This booklet by Ann Monaghan is an excellent introduction to the Halls of Little Hulton. The booklet is available at Little Hulton Library both for loan and to buy. It can also be purchased from Salford Museum and Art Gallery.

Shown on the book's cover is Kenyon Hall (also known as Kenyon Peel Hall and Old Peel Hall). As well as Kenyon Hall, there is information about and illustrations of Peel Hall, Wharton Hall and the amusingly-named Sod Hall, this last being a farm rather than a manorial home!
 

Kenyon Peel Hall was owned by Alexander Rigby in 1600, he gave it to his son George. It passed to Roger Kenyon of Parkhead through marriage. It was a large timber, stone and brick house which was built in the late 16th century and enlarged in 1617.

The house was demolished and the site occupied by a modern housing estate.

Kenyon Peel Hall was about a quarter of a mile south of the ancient highway from Manchester to Bolton. This painting is by Alfred Heaton Cooper and can be found at Bolton Museum.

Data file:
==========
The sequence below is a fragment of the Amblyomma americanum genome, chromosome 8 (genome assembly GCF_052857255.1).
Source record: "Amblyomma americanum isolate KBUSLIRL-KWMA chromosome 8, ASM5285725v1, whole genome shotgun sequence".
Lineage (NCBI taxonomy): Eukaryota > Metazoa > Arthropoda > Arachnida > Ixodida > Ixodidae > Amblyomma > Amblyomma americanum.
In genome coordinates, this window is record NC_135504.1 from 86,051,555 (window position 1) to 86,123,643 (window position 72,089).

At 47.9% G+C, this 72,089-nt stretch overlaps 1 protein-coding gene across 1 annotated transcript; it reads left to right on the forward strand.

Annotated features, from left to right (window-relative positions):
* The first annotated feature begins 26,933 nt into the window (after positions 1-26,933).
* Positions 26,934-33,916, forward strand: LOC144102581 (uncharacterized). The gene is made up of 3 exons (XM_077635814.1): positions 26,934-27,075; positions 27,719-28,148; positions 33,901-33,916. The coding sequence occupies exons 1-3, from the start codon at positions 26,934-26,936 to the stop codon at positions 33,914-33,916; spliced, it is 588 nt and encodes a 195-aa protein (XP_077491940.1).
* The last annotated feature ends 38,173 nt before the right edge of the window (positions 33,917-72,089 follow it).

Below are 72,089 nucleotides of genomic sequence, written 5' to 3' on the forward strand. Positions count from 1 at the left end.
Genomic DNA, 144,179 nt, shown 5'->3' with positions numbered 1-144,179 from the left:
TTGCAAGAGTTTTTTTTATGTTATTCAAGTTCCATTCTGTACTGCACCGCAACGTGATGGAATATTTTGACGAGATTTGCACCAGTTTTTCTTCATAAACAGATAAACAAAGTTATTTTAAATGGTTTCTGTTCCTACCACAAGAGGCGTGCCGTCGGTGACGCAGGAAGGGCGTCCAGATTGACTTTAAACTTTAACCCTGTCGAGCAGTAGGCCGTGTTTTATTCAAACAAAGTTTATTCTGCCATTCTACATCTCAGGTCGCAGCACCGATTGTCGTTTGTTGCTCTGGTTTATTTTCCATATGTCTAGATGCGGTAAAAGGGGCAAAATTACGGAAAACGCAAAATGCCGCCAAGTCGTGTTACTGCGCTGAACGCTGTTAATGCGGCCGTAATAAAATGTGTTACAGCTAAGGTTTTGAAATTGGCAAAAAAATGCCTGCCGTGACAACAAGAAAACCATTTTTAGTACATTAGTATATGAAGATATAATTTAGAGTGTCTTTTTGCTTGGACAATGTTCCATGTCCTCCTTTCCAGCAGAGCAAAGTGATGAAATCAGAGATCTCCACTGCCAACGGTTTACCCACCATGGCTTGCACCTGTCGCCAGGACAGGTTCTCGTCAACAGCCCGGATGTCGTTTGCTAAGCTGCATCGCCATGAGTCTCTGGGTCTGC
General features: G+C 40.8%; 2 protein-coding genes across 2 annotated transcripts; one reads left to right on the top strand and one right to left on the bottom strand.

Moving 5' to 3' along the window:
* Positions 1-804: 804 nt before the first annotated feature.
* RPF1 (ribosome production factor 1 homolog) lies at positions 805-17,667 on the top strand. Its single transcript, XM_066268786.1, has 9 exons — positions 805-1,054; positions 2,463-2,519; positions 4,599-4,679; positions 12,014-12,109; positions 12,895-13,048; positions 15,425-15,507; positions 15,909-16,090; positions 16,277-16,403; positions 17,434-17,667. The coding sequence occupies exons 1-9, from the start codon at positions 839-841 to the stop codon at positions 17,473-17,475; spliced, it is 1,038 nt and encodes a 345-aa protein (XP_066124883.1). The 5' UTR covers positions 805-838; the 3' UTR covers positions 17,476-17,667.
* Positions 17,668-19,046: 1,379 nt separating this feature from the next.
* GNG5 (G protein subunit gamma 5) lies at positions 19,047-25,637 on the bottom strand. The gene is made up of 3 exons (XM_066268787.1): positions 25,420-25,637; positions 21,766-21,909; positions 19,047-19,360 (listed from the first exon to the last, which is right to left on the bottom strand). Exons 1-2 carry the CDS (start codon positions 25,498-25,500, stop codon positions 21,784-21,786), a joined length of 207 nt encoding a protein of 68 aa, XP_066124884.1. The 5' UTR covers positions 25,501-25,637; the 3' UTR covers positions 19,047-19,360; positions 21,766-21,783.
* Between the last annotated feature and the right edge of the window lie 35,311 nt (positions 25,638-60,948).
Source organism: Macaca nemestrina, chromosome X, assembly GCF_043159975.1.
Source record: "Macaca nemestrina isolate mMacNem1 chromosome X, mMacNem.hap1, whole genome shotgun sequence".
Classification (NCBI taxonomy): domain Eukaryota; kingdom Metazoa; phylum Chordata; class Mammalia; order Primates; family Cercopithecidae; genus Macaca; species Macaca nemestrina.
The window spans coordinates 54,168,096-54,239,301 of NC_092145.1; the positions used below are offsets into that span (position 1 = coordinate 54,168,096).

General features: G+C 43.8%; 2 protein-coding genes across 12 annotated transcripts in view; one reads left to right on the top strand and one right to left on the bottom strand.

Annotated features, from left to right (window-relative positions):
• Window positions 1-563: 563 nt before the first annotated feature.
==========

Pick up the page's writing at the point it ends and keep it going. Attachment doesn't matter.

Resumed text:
Kenyon Peel Hall, Little Hulton

     The Whartons were the main landowners at Wharton Hall, a smaller manor in Little Hulton. This was later owned by the Asshetons of Great Lever and the Morts. Madam Wharton planted Madam's Wood (see link), a woodland to the south of the house, of which many Little Hultoners have fond memories. Eventually the estate was sold to Bridgewater Estates, a colliery company.
 
 Peel Hall    In the 13th century Peel or Wicheves Hall, part of another district in Little Hulton, was owned by the Hulton family who sold it to the Tyldesleys. Later Peel Hall was owned by Edmund Fleetwood of Rossall who sold it to the Morts. Joseph Yates of Manchester bought it in the 18th century and his descendants sold it to a colliery owner, Ellis Fletcher of Clifton.

Peel Hall
was built in 1840 by Matthew Fletcher, from the designs of Sir Charles 
Barry. It stands on the site of an older hall which was a stone building 
 with a moat. The name comes from ‘Peel Towers,’ these are small fortified keeps or tower houses, built along the borders and North of England, intended as watch towers where warning signal fires could be lit.  

Peel Hall became a hospital for treating tuberculosis and later a hospital for the elderly until it closed in 1990. It was sold to a development company for refurbishment but despite being a Grade II listed building it was vandalised and became dangerous and was demolished in the mid 1990s.